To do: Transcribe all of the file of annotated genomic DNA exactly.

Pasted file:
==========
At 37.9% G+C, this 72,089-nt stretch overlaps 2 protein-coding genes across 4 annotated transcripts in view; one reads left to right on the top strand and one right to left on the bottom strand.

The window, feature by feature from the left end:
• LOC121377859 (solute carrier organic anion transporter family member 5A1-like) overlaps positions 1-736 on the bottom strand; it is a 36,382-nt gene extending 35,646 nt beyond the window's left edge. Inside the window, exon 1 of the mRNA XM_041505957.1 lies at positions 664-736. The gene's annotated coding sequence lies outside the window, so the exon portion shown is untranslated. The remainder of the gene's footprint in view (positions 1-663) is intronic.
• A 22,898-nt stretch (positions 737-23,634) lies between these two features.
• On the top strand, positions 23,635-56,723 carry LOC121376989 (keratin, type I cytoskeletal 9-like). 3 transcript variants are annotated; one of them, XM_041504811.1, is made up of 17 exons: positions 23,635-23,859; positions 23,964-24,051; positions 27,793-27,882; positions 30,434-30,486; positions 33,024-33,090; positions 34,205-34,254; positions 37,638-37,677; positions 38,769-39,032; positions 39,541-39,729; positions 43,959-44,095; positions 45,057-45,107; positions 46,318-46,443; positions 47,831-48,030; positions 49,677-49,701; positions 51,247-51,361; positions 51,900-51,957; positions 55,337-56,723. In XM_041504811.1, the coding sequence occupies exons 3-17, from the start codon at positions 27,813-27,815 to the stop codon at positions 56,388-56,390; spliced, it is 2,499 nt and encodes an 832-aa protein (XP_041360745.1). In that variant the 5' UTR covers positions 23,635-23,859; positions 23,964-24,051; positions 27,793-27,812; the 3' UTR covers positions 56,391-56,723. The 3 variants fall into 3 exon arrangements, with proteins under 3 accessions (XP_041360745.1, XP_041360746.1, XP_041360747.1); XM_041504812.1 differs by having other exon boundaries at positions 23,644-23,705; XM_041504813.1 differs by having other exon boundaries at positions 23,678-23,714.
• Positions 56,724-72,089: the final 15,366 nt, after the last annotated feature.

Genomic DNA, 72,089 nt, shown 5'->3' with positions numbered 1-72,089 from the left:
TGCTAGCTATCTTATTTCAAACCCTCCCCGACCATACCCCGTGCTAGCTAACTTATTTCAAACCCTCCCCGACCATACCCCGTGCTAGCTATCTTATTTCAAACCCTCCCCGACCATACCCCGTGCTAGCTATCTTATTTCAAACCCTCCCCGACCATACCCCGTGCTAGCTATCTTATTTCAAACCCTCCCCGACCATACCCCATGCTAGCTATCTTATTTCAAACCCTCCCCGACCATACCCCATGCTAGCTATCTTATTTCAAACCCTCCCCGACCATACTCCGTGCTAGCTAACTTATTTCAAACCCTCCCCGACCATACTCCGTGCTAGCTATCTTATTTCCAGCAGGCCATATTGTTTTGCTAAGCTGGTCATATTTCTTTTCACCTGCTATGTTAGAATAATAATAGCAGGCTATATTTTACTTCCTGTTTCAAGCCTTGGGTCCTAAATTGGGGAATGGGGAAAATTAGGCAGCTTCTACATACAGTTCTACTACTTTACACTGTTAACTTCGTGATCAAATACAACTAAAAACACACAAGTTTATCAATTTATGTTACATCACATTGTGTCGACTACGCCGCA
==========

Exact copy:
At 37.9% G+C, this 72,089-nt stretch overlaps 2 protein-coding genes across 4 annotated transcripts in view; one reads left to right on the top strand and one right to left on the bottom strand.

The window, feature by feature from the left end:
• LOC121377859 (solute carrier organic anion transporter family member 5A1-like) overlaps positions 1-736 on the bottom strand; it is a 36,382-nt gene extending 35,646 nt beyond the window's left edge. Inside the window, exon 1 of the mRNA XM_041505957.1 lies at positions 664-736. The gene's annotated coding sequence lies outside the window, so the exon portion shown is untranslated. The remainder of the gene's footprint in view (positions 1-663) is intronic.
• A 22,898-nt stretch (positions 737-23,634) lies between these two features.
• On the top strand, positions 23,635-56,723 carry LOC121376989 (keratin, type I cytoskeletal 9-like). 3 transcript variants are annotated; one of them, XM_041504811.1, is made up of 17 exons: positions 23,635-23,859; positions 23,964-24,051; positions 27,793-27,882; positions 30,434-30,486; positions 33,024-33,090; positions 34,205-34,254; positions 37,638-37,677; positions 38,769-39,032; positions 39,541-39,729; positions 43,959-44,095; positions 45,057-45,107; positions 46,318-46,443; positions 47,831-48,030; positions 49,677-49,701; positions 51,247-51,361; positions 51,900-51,957; positions 55,337-56,723. In XM_041504811.1, the coding sequence occupies exons 3-17, from the start codon at positions 27,813-27,815 to the stop codon at positions 56,388-56,390; spliced, it is 2,499 nt and encodes an 832-aa protein (XP_041360745.1). In that variant the 5' UTR covers positions 23,635-23,859; positions 23,964-24,051; positions 27,793-27,812; the 3' UTR covers positions 56,391-56,723. The 3 variants fall into 3 exon arrangements, with proteins under 3 accessions (XP_041360745.1, XP_041360746.1, XP_041360747.1); XM_041504812.1 differs by having other exon boundaries at positions 23,644-23,705; XM_041504813.1 differs by having other exon boundaries at positions 23,678-23,714.
• Positions 56,724-72,089: the final 15,366 nt, after the last annotated feature.

Genomic DNA, 72,089 nt, shown 5'->3' with positions numbered 1-72,089 from the left:
TGCTAGCTATCTTATTTCAAACCCTCCCCGACCATACCCCGTGCTAGCTAACTTATTTCAAACCCTCCCCGACCATACCCCGTGCTAGCTATCTTATTTCAAACCCTCCCCGACCATACCCCGTGCTAGCTATCTTATTTCAAACCCTCCCCGACCATACCCCGTGCTAGCTATCTTATTTCAAACCCTCCCCGACCATACCCCATGCTAGCTATCTTATTTCAAACCCTCCCCGACCATACCCCATGCTAGCTATCTTATTTCAAACCCTCCCCGACCATACTCCGTGCTAGCTAACTTATTTCAAACCCTCCCCGACCATACTCCGTGCTAGCTATCTTATTTCCAGCAGGCCATATTGTTTTGCTAAGCTGGTCATATTTCTTTTCACCTGCTATGTTAGAATAATAATAGCAGGCTATATTTTACTTCCTGTTTCAAGCCTTGGGTCCTAAATTGGGGAATGGGGAAAATTAGGCAGCTTCTACATACAGTTCTACTACTTTACACTGTTAACTTCGTGATCAAATACAACTAAAAACACACAAGTTTATCAATTTATGTTACATCACATTGTGTCGACTACGCCGCA